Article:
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News Video Indexing

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News Video Indexing and Retrieval System Using Feature-Based Indexing and Inserted-Caption Detection Retrieval


News Video Indexing and Retrieval System Using Feature-Based Indexing and InsertedCaption Detection Retrieval
Akshay Kumar Singh, Soham Banerjee, Sonu Kumar and Asst. Prof. Mr. S. Ghatak Computer Science and Engineering, Sikkim Manipal Institute of Technology, Majitar, India.

Abstract—Data compression coupled with the availability of high bandwidth networks and storage capacity have created the overwhelming production of multimedia content, this paper briefly describes techniques for content-based analysis, retrieval and filtering of News Videos and focuses on basic methods for extracting features and information that will enable indexing and search of any news video based on its content and semantics. The major themes covered by the study include shot segmentation, key frame extraction, feature extraction, clustering, indexing and video retrieval-by similarity, probabilistic, transformational, refinement and relevance feedback. A new caption text extraction algorithm that takes full advantage of the temporal information in a video sequence is developed.
Keywords—Shot Boundaries Detection, Inserted Caption Detection, Machine Learning, Face Annotation, Edge/Field Detection.



ffective techniques for video indexing/searching are required for large visual information systems (such as video databases and video servers). In addition to traditional methods that allow users to search video based on keywords, video query by example and feature-based video search provide powerful tools to complement existing keyword-based search techniques Due to the

rich information contained in caption text, video-caption based methods are increasingly used for efficient video content indexing and retrieval in recent years. Caption text routinely provides such valuable indexing information as scene locations, speaker names, program titles, sports scores, dates and time. Compared with other video features, information in caption text is highly compact and structured, thus is more suitable for video indexing. However, extracting captions embedded in video frames is a difficult task. In comparison to OCR for document images, caption extraction and recognition in videos involves several new challenges. First, captions in videos are often embedded in complex backgrounds, making caption detection much more difficult. Second, characters in captions tend to have a very low resolution since they are usually made small to avoid obstructing scene objects in a video frame . Indexing can be classified into 2 types I: feature based. II: Annotation based.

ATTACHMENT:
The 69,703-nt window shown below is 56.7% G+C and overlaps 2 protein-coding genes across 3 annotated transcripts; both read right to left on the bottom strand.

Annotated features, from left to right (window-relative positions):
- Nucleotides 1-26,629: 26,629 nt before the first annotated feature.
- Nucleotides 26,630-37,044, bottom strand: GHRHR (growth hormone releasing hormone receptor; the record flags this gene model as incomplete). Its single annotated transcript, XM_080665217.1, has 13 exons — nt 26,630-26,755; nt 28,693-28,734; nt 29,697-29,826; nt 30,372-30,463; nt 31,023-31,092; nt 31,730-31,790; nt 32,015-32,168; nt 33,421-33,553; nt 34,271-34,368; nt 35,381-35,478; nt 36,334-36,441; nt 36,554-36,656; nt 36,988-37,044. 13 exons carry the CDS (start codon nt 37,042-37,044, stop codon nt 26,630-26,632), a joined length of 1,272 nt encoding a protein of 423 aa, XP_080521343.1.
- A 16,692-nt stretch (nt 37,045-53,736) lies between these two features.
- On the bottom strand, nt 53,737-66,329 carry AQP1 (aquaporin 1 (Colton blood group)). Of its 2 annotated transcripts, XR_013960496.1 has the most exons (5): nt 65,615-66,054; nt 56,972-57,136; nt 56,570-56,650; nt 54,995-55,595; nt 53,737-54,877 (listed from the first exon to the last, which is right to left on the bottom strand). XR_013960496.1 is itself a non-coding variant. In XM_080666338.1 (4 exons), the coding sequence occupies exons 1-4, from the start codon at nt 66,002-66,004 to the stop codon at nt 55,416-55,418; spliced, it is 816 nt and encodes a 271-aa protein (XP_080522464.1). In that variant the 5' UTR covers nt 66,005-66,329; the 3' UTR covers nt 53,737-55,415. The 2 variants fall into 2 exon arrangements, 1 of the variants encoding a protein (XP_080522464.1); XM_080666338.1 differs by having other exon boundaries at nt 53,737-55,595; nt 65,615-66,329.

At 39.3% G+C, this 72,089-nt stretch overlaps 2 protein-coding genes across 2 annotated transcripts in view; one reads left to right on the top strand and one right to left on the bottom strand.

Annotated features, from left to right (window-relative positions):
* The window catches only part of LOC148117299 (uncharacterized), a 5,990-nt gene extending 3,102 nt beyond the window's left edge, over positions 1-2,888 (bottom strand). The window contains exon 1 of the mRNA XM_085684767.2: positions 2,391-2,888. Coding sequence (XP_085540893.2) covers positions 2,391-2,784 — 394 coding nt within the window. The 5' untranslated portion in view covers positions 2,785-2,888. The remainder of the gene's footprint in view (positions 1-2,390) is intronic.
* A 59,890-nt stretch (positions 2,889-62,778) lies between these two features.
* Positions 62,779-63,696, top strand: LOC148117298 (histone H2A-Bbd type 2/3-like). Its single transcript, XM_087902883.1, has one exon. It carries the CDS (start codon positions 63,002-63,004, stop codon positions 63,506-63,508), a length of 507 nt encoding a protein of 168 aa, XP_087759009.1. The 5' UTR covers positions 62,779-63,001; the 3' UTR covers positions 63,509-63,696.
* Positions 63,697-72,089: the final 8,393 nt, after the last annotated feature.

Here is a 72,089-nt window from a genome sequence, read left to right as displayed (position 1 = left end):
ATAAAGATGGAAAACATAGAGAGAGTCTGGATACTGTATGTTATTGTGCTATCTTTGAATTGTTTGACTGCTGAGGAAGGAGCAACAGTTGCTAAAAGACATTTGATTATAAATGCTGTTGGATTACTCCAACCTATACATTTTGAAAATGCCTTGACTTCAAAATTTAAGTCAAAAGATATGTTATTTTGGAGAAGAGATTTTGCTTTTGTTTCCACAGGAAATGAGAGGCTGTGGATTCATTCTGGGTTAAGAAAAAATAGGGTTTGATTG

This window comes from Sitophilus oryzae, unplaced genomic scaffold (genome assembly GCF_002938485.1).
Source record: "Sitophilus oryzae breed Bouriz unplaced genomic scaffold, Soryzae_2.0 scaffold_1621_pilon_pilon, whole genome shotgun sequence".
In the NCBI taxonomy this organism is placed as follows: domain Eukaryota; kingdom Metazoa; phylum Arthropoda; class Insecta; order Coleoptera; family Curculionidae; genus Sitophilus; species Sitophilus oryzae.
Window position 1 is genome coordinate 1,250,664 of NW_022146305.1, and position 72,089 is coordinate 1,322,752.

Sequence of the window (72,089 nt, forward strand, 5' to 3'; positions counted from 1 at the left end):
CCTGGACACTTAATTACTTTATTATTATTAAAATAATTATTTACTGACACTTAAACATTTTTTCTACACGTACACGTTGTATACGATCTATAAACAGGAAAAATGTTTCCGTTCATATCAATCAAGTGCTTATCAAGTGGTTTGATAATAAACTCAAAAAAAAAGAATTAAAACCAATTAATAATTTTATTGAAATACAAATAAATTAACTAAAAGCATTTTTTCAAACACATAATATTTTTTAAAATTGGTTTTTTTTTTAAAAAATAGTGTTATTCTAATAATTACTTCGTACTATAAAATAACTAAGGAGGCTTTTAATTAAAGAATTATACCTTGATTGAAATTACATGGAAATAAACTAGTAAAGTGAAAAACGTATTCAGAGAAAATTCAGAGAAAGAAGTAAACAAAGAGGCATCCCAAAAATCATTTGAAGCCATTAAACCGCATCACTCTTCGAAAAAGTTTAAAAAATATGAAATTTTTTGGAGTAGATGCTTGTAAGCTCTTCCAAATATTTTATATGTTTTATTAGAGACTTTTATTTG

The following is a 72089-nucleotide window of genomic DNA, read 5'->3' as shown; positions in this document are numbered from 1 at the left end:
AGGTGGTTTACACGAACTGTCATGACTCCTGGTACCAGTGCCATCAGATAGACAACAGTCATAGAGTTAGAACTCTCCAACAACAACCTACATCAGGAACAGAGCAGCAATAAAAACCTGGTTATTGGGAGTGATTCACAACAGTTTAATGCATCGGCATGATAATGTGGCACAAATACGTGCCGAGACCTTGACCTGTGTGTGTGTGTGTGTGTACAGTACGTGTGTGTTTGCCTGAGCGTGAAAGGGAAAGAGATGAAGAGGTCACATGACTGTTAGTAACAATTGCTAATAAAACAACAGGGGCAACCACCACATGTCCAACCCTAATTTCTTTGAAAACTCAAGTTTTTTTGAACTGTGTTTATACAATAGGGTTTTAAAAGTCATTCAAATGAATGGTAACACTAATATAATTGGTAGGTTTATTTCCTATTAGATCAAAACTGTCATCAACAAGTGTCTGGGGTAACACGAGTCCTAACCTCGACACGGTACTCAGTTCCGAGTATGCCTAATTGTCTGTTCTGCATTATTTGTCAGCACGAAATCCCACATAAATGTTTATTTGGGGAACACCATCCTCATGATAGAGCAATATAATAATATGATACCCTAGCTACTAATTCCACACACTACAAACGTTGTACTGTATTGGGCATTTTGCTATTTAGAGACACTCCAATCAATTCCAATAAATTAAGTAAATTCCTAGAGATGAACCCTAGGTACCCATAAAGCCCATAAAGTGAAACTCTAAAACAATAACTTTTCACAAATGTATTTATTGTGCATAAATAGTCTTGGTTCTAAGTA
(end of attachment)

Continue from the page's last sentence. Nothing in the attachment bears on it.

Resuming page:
Here we are going to give you a brief explanation about feature based indexing which can be further classified into: 1. Segment Based. 2. Object Based. 3. Index Based. Finding the required video and its Retrieval can be successfully carried out by identifying and using the best video query scheme among the group of video queries available. Some of the queries scheme for video retrieval that is worth mentioning are: 1. Query content 2. Query using matching 3. Query function 4. Query behavior 5. Query temporal unit, etc. In query content we try to specify the content of video in the query, in order to retrieve the most suitable match video. It is further classified on the type of contents that is used in the query for video retrieval. Semantic (information) query is the most complex type of query in video database, and it depends on the technologies such as computer vision, machine learning, and AI (Artificial Intelligence). For example: finding scenes with Actor = ―nasseerudin shah‖ and Emotion =‖fighting‖. Audiovisual (AV) query depends on the AV features of the video For example: finding shots where camera is stationary and lens action is zoom-in. Meta query attempts to extract the information about the video data For example: finding out a video directed by Stephen Spielberg and titled ―Jurassic Park‖.IN query using matching we extract matching objects from the database. AV features such as sound and image analysis is used to match the query sample and the video data. Exact-match query Requires exact match between the query and the video whereas Similarity-match query (Often known as Query by Example) Because of the complex nature of video data, this query type is more required Query functions or query behavior depends on the functions that queries perform like Location-deterministic query, Browsing query, Iterative query, Tracking queries, Statistical queries. Query temporal unit classify the granularity of video data required to satisfy query Unit (or video-stream based) query deals with the complete units of video. For example: finding a sport video, which has player A in it, Sub-unit query deals with parts of video data, such as frames, clips and scenes. For example: finding the scenes where actors X appears, finding the shots in which a player with ‗this type of face‘ appears.